Nine adenomas demonstrated less intense but still recognizably positive staining on the TMA sections. Staining of these adenomas was confirmed to be unequivocally diffusely positive when repeated on whole mount sections (Fig. 3).
The patient is currently well with no evidence of recurrence 45 months after surgery.
A clinical phenotype of SDH-deficient pituitary neoplasia is now emerging. Including this case, of the 9 pituitary adenomas reported in association with confirmed SDH mutation, the mean age has been 45 years (range, 30 to 62 y), and 6 have occurred in men. Seven have had hormone production documented clinically or by IHC, of which 6 have been prolactin-producing macroadenomas21,24,26 and 1 a growth hormone–secreting macroadenoma.25 In addition, the clinically nonfunctioning pituitary macroadenoma arising in the setting of germline SDHA mutation, which we recently described,23 also demonstrated positive IHC staining for prolactin (previously unreported data).
Taken together the findings suggest that SDH-deficient pituitary adenomas may occur at a young age, may commonly be macroadenomas, may more commonly produce prolactin (on the basis of clinical or IHC findings), and may show a slight male predisposition. However, prolactin-producing adenomas in male patients tend to be larger at presentation than in female patients, and prolactinomas in general do not usually come to surgery unless they are large or not responsive to medical therapy. Furthermore, relatively few SDH-deficient pituitary tumors have been reported to date. Therefore, more cases will need to be identified before a strong phenotype-genotype correlation for SDH-deficient pituitary tumors can emerge to further investigate this suggestion that prolactin-producing macroadenomas in young male patients are more likely to be SDH deficient.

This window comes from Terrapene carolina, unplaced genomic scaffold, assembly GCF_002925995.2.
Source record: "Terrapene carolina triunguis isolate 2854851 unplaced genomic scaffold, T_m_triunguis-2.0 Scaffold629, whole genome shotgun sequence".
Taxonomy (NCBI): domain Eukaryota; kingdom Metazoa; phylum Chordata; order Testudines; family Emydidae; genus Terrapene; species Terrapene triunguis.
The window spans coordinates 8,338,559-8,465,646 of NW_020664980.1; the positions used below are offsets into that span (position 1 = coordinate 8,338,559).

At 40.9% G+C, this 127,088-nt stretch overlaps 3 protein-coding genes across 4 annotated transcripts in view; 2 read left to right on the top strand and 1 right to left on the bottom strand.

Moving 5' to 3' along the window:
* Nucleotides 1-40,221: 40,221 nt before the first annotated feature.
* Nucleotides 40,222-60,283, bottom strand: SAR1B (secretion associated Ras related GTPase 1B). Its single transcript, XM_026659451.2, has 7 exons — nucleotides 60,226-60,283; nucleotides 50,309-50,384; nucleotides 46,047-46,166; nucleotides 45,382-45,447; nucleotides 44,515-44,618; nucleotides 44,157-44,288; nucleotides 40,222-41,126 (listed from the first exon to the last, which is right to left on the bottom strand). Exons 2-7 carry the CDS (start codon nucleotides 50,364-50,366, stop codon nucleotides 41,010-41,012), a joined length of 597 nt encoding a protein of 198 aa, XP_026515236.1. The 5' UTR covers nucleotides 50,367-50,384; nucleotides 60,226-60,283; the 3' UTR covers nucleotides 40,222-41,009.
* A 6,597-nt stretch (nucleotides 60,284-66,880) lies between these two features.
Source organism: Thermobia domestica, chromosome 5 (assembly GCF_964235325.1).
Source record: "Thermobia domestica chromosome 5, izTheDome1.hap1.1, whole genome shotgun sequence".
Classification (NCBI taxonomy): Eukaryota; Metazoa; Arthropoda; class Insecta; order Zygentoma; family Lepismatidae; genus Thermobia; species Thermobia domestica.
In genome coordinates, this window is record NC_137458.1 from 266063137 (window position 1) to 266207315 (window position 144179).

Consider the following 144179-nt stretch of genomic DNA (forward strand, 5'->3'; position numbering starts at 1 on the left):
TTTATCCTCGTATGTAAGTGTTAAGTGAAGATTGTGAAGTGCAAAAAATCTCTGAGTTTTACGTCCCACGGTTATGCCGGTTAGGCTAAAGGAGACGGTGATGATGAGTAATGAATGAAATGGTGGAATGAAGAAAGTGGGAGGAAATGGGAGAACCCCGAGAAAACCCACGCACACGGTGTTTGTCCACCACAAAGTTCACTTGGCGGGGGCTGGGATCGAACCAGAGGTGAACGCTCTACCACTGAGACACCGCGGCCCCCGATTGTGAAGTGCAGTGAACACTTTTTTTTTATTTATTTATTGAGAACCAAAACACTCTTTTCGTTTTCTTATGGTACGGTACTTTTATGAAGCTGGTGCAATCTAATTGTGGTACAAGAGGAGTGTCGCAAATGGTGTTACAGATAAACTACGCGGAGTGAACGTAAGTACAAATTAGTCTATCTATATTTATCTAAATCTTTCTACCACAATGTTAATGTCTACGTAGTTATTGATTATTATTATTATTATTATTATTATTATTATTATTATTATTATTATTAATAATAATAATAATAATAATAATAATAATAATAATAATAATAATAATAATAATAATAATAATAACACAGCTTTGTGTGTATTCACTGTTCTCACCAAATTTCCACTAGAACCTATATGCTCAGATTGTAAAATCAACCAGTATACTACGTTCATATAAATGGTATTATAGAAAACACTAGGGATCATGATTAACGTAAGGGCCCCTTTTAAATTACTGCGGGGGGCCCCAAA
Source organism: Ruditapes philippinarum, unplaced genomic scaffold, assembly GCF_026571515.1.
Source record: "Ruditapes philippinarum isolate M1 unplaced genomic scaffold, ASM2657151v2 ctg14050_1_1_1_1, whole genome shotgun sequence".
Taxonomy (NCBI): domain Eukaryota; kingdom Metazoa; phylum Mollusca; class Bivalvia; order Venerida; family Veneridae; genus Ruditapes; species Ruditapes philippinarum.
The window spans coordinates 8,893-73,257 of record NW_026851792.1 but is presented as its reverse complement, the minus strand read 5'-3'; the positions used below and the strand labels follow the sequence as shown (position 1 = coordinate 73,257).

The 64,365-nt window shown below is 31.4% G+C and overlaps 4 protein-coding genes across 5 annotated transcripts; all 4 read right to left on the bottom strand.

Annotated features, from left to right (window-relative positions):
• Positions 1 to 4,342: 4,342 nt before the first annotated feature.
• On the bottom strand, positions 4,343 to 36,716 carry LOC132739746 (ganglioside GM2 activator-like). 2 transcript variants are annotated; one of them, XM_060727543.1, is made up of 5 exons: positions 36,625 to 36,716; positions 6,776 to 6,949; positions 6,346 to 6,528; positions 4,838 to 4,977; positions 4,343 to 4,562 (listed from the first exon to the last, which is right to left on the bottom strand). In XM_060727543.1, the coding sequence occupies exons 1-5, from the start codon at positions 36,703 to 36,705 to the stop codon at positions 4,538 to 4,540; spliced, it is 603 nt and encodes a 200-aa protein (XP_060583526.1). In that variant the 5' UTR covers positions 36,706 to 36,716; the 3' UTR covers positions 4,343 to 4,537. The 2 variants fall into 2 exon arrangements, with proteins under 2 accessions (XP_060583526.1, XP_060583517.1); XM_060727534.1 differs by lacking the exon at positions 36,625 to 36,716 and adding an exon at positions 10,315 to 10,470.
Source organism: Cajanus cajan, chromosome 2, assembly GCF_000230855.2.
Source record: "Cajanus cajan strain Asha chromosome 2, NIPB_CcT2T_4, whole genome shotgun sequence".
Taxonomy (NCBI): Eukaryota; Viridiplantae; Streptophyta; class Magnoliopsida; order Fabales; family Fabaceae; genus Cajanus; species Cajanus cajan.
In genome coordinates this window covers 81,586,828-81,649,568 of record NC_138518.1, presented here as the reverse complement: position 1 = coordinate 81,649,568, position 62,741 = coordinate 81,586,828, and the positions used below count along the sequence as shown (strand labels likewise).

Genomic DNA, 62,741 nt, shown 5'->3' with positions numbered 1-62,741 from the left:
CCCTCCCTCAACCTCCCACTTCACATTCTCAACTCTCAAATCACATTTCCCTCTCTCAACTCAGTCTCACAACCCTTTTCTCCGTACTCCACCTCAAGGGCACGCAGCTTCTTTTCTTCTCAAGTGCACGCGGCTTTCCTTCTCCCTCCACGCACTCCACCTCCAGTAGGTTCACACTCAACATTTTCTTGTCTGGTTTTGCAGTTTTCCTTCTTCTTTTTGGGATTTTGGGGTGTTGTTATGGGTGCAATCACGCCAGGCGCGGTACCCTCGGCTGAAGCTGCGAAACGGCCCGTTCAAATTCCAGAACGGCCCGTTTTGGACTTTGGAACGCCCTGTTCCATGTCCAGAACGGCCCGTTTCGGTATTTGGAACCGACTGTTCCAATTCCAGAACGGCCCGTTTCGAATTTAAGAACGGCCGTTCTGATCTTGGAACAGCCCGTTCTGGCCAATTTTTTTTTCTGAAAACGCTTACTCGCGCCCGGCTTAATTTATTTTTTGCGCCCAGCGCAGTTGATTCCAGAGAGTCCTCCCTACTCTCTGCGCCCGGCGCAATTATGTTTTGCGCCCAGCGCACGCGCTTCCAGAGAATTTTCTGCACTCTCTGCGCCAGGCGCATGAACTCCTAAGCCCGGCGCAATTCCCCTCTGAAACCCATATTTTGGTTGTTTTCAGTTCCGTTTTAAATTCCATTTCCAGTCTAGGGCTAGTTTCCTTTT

The very low incidence of SDH deficiency in pituitary adenomas has important implications for the development of surveillance guidelines for individuals known to carry SDH mutations. Currently, we recommend annual physical examination with blood pressure documentation and fasting fractionated plasma metanephrine and normetanephrine as well as a third yearly MRI from the base of the skull to the coccyx, including kidneys and adrenal glands.23 Because this field of imaging does not encompass the pituitary, we have considered extending the field to include the sellar region in patients already scheduled for an MRI scan. However, given the high incidence of clinically insignificant pituitary incidentalomas,28 the benefits of this approach will have to be carefully weighed against the risk of overdiagnosing and overtreating clinically insignificant incidental pituitary adenomas. In the interim, we recommend that the possibility of pituitary disease, particularly associated with hyperprolactinemia, be specifically considered in the annual history and physical examination for patients with known SDH mutation.
In conclusion, it appears that pituitary adenomas are a legitimate albeit very rare component of the hereditary syndromes associated with SDH mutation, and therefore the possibility of pituitary neoplasia should be considered clinically in patients with SDH mutation who are under surveillance. SDH-deficient pituitary adenomas may be more frequently large and prolactin producing, may show a slight male sex preponderance, and may more commonly occur at a younger age. However, the issue of whether these associations represent a strong phenotype-genotype correlation awaits confirmation in further cases. Although somatic inactivation of the SDH genes in the absence of a germline mutation does occur in pituitary adenomas, it appears to be a rare event, and IHC for SDHA and SDHB can be used to triage formal genetic testing in pituitary adenomas when clinical suspicion of hereditary disease arises.
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